Unfortunately, my month of freedom is over. This might be the first time that I’ve ever been sad to return to school, and only part of that is due to ‘senioritis’. After a few years in which I had all but abandoned reading everything but theory, I realized that no matter how much Freud I read, I would not be emotionally satiated without the connection between reader and writer that rarely exists in non-fiction. Over the course of the semester, I began to revisit some favorite works, most of which I read when I was too young and/or too ignorant to appreciate them: The Picture of Dorian Grey, King Lear, Wit by Margaret Edson, This is How You Lose Her by Junot Diaz, as well as revisiting some of my favorite poets like Christina Rosetti and Adrienne Rich. These helped me ease my way back into literature and enjoy new (or mostly new) works.
This winter break, I intended to read more than I did—or I suppose I intended to read more books than I did. I spent endless hours reading and re-reading poems, attempting, as my new love Walt Whitman says, “to get at the meaning of poems”. I also intended to write more than I did—that I mean. But despite my lack of ambition and inspiration, I learned a lot about writing from the things I read. Here are some techniques and ideas, illustrated through five quotes, that I found particularly interesting and hope to implement in my own writing over the course of the spring semester and beyond:
1. Better Working with Binaries
From “The Apple Tree” by Linda McCarriston:
More beautiful now than ever you were
pale in May blossom, or in August,
gravid again—your chained boughs
bearing, your skirts, stiff camouflage
arustle—you stand, past use, past
prettiness in the winter of your winter.
McCarriston’s book, Eva~Mary, continually gets more gruesome as the poems throw you deeper and deeper into its theme of abuse. I couldn’t finish it; I didn’t want to read something where every line hit me in the gut, making me more and more nauseous, making me conscious of things I’m not ready to address. So it’s been sitting on my windowsill for nearly a month, indefinitely waiting for me to finish it. However, one poem sticks out in my memory.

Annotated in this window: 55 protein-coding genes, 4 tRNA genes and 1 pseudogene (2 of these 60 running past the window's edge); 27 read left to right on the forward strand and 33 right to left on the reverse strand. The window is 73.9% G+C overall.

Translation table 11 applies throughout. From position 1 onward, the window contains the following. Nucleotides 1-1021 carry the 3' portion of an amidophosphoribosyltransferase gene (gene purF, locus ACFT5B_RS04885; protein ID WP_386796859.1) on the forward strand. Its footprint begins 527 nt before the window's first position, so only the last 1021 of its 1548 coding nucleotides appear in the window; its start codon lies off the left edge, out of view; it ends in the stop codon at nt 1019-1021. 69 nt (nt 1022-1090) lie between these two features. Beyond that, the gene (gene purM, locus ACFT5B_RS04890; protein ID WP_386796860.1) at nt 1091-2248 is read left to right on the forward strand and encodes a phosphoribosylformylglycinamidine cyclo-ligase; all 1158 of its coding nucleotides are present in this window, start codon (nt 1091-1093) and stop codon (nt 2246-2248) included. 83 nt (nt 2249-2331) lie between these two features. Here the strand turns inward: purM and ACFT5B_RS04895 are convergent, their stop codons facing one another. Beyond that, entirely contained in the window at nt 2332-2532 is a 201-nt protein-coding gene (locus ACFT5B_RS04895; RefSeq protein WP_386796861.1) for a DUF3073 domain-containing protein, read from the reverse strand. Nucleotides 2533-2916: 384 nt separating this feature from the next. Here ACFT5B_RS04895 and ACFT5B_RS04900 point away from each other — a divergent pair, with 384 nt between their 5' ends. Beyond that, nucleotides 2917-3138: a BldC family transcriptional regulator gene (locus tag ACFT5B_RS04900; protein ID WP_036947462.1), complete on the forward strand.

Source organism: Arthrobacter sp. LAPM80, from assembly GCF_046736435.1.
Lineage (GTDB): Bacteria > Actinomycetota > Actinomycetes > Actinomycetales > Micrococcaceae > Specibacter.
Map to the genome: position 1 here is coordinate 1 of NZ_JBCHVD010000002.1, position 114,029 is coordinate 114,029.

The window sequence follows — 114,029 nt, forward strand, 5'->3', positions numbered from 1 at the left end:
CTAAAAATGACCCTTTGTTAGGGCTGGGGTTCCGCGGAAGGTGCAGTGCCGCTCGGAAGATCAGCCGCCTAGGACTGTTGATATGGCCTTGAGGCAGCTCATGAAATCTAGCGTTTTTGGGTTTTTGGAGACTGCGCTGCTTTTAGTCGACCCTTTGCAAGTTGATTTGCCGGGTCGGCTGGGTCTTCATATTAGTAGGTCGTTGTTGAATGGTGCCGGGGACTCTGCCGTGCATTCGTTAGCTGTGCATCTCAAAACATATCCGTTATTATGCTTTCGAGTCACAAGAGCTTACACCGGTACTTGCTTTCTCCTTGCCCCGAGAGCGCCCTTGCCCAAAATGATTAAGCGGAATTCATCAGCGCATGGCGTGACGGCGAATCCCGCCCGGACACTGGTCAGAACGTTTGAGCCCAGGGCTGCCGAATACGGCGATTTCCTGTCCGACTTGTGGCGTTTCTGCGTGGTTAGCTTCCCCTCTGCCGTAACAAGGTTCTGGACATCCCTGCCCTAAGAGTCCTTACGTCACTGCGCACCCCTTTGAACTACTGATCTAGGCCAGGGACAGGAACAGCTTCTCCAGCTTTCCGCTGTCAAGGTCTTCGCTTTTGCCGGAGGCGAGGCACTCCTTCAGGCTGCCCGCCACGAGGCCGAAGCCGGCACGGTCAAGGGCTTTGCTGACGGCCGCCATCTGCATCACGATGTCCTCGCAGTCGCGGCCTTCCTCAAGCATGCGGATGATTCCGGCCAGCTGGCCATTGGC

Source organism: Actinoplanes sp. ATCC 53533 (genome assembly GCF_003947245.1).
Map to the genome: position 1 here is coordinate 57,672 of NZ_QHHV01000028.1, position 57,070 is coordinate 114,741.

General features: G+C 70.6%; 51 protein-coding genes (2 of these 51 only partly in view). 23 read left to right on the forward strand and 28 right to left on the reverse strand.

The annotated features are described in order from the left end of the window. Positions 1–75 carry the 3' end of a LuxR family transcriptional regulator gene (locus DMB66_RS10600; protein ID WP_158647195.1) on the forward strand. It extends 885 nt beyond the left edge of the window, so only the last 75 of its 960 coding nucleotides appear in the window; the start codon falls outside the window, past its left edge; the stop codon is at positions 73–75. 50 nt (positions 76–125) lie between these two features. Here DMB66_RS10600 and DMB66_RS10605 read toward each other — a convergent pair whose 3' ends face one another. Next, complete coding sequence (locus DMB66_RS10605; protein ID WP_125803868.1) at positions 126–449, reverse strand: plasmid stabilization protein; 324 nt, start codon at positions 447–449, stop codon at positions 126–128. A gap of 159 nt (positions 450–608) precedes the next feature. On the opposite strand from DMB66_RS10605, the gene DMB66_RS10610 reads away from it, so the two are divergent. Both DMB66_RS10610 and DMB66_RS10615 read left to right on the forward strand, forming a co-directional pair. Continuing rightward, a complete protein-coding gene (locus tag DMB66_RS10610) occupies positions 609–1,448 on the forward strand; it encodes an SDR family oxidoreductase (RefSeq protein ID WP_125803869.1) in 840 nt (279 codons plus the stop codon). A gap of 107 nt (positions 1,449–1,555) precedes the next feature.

“The Apple Tree” is the first poem in the book, dedicated to the author’s mother; it is also the only one that doesn’t rely on gratuitous descriptions of pain to drive its message. Those opening lines of first poem establish the book’s topic of abuse; but rather than describing every scene in great detail, “The Apple Tree” conveys meaning by establish the binary of before and after. Rather than doing this directly, McCarriston sets up two other binaries as illustration: spring and winter, prettiness and beauty.
The poem starts by introducing the ‘you’ as beautiful—more beautiful than she had been as a young woman. The poem continues establish the ‘you’ as strong like a tree from which all the rotting apples had fallen. In lines 3-4, she describes the past as a time when all the boughs of the trees were chained even in the spring when she was blossoming, or in August when she was beginning to bear fruit. In those days, she was young and pretty, but trapped, chained, used: “—you stand, past use, past/prettiness in the winter of your winter,” (lines 4-5). In contrast to the spring and summer, the winter is her time. The poem later states, “… now, from your deep/seeking source under snow, drink long,/ breathe slow, be still…” (lines 13-15). . The winter is nourishing, and, as stated in the final lines, “The many that/found you and took you are fallen away.” And the tree is bare, but it is strong, and it is beautiAs the converse of villains who are turned to animals before they are killed in children’s stories, it is more easily digestible to see human pain transferred onto inanimate objects, and this is done beautifully without directly stating the pain. I suppose there is a time and place for the other poems in the book, describing her mother’s plea to the divorce attorney, alcoholism, and physical and sexual abuse, but this poem proves that one does not need to tell the horror stories directly to be emotionally moving; one simply must know how divide and combine elements to capture the feeling.
2. Using Personal Experience as a Resource Rather than a Reference
From “Foreword” to Ariel by Freida Hughes
She used every emotional experience as if it were a scrap of material that could be pieced together to make a wonderful dress; she wasted nothing of what she felt, and when in control of those tumultuous feelings, she was able to focus and direct her incredible poetic energy to great effect.
A few days ago, I was finishing Louise Gluck’s book of essays, Proofs and Theories, on writing poetry. In an essay called “Invitation and Exclusion”, Gluck describes how Plath severs all ties with the reader with her “…resistant, mercuric quality: you think you know me, the poem says. You don’t know me; you can’t even imagine me. Which is to say, we’re hearing someone out of our range.” By removing the narrative of her emotion and applying that ferocity to a persona the way she does in “Lady Lazarus”, she is, in a way, denying her connection with the reader as much as she is often denying her connection to the physical world.